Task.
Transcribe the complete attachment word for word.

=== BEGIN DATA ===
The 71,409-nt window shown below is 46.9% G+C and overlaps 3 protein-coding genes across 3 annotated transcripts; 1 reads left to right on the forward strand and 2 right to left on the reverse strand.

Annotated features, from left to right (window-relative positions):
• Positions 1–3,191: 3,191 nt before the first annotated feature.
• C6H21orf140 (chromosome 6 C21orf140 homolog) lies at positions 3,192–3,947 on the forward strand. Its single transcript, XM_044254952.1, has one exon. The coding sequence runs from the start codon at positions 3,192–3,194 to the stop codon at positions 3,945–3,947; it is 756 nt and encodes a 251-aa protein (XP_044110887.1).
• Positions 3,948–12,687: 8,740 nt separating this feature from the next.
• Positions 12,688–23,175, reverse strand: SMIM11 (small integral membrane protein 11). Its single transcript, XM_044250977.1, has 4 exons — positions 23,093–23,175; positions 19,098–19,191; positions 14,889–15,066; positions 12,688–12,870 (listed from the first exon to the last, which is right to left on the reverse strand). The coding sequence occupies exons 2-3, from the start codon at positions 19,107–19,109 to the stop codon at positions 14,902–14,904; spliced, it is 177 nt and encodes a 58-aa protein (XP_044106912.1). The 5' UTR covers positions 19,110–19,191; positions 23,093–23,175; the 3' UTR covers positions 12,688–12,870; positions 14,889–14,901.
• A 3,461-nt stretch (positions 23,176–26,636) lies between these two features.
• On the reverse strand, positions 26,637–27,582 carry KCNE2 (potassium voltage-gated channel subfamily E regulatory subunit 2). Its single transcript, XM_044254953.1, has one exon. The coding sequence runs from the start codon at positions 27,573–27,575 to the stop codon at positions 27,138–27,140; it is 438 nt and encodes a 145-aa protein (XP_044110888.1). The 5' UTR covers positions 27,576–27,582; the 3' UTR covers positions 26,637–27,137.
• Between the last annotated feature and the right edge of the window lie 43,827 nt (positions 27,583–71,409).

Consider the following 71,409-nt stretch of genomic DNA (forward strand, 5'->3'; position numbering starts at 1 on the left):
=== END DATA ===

The 71,409-nt window shown below is 46.9% G+C and overlaps 3 protein-coding genes across 3 annotated transcripts; 1 reads left to right on the forward strand and 2 right to left on the reverse strand.

Annotated features, from left to right (window-relative positions):
• Positions 1–3,191: 3,191 nt before the first annotated feature.
• C6H21orf140 (chromosome 6 C21orf140 homolog) lies at positions 3,192–3,947 on the forward strand. Its single transcript, XM_044254952.1, has one exon. The coding sequence runs from the start codon at positions 3,192–3,194 to the stop codon at positions 3,945–3,947; it is 756 nt and encodes a 251-aa protein (XP_044110887.1).
• Positions 3,948–12,687: 8,740 nt separating this feature from the next.
• Positions 12,688–23,175, reverse strand: SMIM11 (small integral membrane protein 11). Its single transcript, XM_044250977.1, has 4 exons — positions 23,093–23,175; positions 19,098–19,191; positions 14,889–15,066; positions 12,688–12,870 (listed from the first exon to the last, which is right to left on the reverse strand). The coding sequence occupies exons 2-3, from the start codon at positions 19,107–19,109 to the stop codon at positions 14,902–14,904; spliced, it is 177 nt and encodes a 58-aa protein (XP_044106912.1). The 5' UTR covers positions 19,110–19,191; positions 23,093–23,175; the 3' UTR covers positions 12,688–12,870; positions 14,889–14,901.
• A 3,461-nt stretch (positions 23,176–26,636) lies between these two features.
• On the reverse strand, positions 26,637–27,582 carry KCNE2 (potassium voltage-gated channel subfamily E regulatory subunit 2). Its single transcript, XM_044254953.1, has one exon. The coding sequence runs from the start codon at positions 27,573–27,575 to the stop codon at positions 27,138–27,140; it is 438 nt and encodes a 145-aa protein (XP_044110888.1). The 5' UTR covers positions 27,576–27,582; the 3' UTR covers positions 26,637–27,137.
• Between the last annotated feature and the right edge of the window lie 43,827 nt (positions 27,583–71,409).

Consider the following 71,409-nt stretch of genomic DNA (forward strand, 5'->3'; position numbering starts at 1 on the left):